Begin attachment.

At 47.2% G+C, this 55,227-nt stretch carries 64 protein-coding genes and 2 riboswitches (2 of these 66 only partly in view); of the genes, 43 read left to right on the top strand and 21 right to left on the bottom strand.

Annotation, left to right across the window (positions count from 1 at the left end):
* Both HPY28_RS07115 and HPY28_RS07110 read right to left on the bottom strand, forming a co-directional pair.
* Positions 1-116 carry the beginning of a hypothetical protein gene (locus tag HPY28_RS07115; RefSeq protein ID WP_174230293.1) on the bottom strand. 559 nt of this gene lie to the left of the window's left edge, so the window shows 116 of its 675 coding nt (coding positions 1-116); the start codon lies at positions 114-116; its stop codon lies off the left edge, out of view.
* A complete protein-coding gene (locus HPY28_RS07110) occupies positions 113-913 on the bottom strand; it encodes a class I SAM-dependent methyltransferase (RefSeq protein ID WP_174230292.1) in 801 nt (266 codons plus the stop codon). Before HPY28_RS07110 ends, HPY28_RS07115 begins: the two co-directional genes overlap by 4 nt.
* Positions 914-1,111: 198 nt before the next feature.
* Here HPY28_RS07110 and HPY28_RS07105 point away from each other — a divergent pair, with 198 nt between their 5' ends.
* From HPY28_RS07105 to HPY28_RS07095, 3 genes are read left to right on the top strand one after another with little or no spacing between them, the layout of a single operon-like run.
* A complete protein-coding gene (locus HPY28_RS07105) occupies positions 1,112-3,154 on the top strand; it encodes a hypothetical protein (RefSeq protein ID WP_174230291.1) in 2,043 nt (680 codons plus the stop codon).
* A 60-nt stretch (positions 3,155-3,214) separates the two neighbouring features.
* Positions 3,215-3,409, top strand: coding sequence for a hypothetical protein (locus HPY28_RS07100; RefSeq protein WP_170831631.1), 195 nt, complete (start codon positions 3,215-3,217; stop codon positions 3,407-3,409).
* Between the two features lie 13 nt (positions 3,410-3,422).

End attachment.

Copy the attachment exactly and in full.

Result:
At 47.2% G+C, this 55,227-nt stretch carries 64 protein-coding genes and 2 riboswitches (2 of these 66 only partly in view); of the genes, 43 read left to right on the top strand and 21 right to left on the bottom strand.

Annotation, left to right across the window (positions count from 1 at the left end):
* Both HPY28_RS07115 and HPY28_RS07110 read right to left on the bottom strand, forming a co-directional pair.
* Positions 1-116 carry the beginning of a hypothetical protein gene (locus tag HPY28_RS07115; RefSeq protein ID WP_174230293.1) on the bottom strand. 559 nt of this gene lie to the left of the window's left edge, so the window shows 116 of its 675 coding nt (coding positions 1-116); the start codon lies at positions 114-116; its stop codon lies off the left edge, out of view.
* A complete protein-coding gene (locus HPY28_RS07110) occupies positions 113-913 on the bottom strand; it encodes a class I SAM-dependent methyltransferase (RefSeq protein ID WP_174230292.1) in 801 nt (266 codons plus the stop codon). Before HPY28_RS07110 ends, HPY28_RS07115 begins: the two co-directional genes overlap by 4 nt.
* Positions 914-1,111: 198 nt before the next feature.
* Here HPY28_RS07110 and HPY28_RS07105 point away from each other — a divergent pair, with 198 nt between their 5' ends.
* From HPY28_RS07105 to HPY28_RS07095, 3 genes are read left to right on the top strand one after another with little or no spacing between them, the layout of a single operon-like run.
* A complete protein-coding gene (locus HPY28_RS07105) occupies positions 1,112-3,154 on the top strand; it encodes a hypothetical protein (RefSeq protein ID WP_174230291.1) in 2,043 nt (680 codons plus the stop codon).
* A 60-nt stretch (positions 3,155-3,214) separates the two neighbouring features.
* Positions 3,215-3,409, top strand: coding sequence for a hypothetical protein (locus HPY28_RS07100; RefSeq protein WP_170831631.1), 195 nt, complete (start codon positions 3,215-3,217; stop codon positions 3,407-3,409).
* Between the two features lie 13 nt (positions 3,410-3,422).